The Telegraph
Since 1st March, 1999
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Contempt slap on tribunal judges

Cuttack, Dec. 22: Orissa High Court today convicted two judges of the Central Administrative Tribunal (CAT) on charges of criminal and civil contempt.

A division bench, comprising Justice I.M. Quddusi and Justice N. Prusty, slapped fines on the two tribunal judges under the Contempt of Courts Act after finding them “guilty of lowering the authority of the high court” and “striking at the very root of the rule of law”.

The conviction order and sentence to pay a fine of Re 1 is the high court’s reaction to insistence of the two former tribunal judges in passing an order initiating proceedings in a case despite a stay order.

The case dates back to an order issued by CAT’s Cuttack bench on March 26, 2003. The erstwhile bench comprising vice-chairman B.N. Some and member (judicial) Manoranjan Mohanty had issued directions to East Coast Railway to pay death and retirement gratuity to Manikmala Maity, the widow of a railway employee.

Manikmala filed a contempt petition in the tribunal on non-payment of the gratuity.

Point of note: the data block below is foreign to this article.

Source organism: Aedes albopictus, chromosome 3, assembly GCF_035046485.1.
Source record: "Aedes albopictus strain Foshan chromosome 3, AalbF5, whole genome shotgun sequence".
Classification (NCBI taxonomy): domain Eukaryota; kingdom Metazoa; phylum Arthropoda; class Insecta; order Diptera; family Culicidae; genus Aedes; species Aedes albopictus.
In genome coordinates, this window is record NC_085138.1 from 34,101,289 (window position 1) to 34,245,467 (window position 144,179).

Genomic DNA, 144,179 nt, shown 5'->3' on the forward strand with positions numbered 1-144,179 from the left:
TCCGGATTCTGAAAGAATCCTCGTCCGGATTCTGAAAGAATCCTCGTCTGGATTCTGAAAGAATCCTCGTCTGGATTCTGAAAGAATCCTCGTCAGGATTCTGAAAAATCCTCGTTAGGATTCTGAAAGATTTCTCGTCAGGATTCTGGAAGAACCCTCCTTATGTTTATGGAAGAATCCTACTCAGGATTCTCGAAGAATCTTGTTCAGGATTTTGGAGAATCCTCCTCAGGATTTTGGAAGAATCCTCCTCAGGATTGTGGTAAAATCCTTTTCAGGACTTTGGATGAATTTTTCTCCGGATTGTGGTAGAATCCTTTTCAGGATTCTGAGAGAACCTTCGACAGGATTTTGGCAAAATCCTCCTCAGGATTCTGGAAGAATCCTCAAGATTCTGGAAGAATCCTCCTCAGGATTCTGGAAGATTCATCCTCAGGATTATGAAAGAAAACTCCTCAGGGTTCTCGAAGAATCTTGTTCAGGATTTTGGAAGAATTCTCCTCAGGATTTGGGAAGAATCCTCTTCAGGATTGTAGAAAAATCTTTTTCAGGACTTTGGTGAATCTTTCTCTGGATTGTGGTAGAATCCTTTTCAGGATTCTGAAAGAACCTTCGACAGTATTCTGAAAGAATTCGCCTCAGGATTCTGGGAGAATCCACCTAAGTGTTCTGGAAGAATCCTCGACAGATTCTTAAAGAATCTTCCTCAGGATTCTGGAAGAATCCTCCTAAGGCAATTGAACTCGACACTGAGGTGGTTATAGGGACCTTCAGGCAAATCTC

East Coast Railway, on the other hand, moved high court challenging the CAT order. Acting on the petition, the court, on January 11, 2005, issued a stay until further orders.

But the CAT bench of Some and Mohanty initiated contempt proceedings on Manikmala’s petition on February 22, 2005, observing: “This stay order by the high court was nonest (having no legal force) in the eyes of the law and, therefore, the same was inoperative.” Subsequently, the high court initiated suo motu contempt proceedings against the two tribunal judges when their order was presented before it. Later, the two judges responded to a showcause notice expressing regret and appealed for dropping of the contempt proceedings against them.

But the high court convicted them under the Contempt of Courts Act observing, “The order passed by the tribunal undoubtedly lowered the authority of the high court and thus constitutes a criminal contempt.”

“Both of them have intentionally passed the order and therefore the explanations are not acceptable,” the high court said in its order. The bench also observed: “Disobedience of the court’s order strikes at the very root of rule of law on which the judicial system rests.”

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